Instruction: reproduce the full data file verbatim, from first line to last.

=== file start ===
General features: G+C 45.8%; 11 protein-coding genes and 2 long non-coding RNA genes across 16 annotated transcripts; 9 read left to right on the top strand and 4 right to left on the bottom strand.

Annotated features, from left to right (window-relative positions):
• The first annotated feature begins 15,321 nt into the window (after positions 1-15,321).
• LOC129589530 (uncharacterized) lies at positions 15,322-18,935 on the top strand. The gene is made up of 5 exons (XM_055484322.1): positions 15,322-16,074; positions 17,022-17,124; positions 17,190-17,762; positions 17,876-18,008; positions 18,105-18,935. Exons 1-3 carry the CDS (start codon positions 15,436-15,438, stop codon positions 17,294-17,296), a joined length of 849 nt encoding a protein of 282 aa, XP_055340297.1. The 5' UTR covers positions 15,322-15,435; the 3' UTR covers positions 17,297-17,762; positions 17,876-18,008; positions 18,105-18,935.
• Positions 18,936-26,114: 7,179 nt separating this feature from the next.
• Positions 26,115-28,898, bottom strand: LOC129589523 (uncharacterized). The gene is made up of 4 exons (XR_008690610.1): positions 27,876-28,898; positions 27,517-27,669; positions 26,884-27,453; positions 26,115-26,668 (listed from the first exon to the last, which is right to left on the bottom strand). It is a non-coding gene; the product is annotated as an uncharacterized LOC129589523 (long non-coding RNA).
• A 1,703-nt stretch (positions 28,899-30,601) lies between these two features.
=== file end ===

General features: G+C 45.8%; 11 protein-coding genes and 2 long non-coding RNA genes across 16 annotated transcripts; 9 read left to right on the top strand and 4 right to left on the bottom strand.

Annotated features, from left to right (window-relative positions):
• The first annotated feature begins 15,321 nt into the window (after positions 1-15,321).
• LOC129589530 (uncharacterized) lies at positions 15,322-18,935 on the top strand. The gene is made up of 5 exons (XM_055484322.1): positions 15,322-16,074; positions 17,022-17,124; positions 17,190-17,762; positions 17,876-18,008; positions 18,105-18,935. Exons 1-3 carry the CDS (start codon positions 15,436-15,438, stop codon positions 17,294-17,296), a joined length of 849 nt encoding a protein of 282 aa, XP_055340297.1. The 5' UTR covers positions 15,322-15,435; the 3' UTR covers positions 17,297-17,762; positions 17,876-18,008; positions 18,105-18,935.
• Positions 18,936-26,114: 7,179 nt separating this feature from the next.
• Positions 26,115-28,898, bottom strand: LOC129589523 (uncharacterized). The gene is made up of 4 exons (XR_008690610.1): positions 27,876-28,898; positions 27,517-27,669; positions 26,884-27,453; positions 26,115-26,668 (listed from the first exon to the last, which is right to left on the bottom strand). It is a non-coding gene; the product is annotated as an uncharacterized LOC129589523 (long non-coding RNA).
• A 1,703-nt stretch (positions 28,899-30,601) lies between these two features.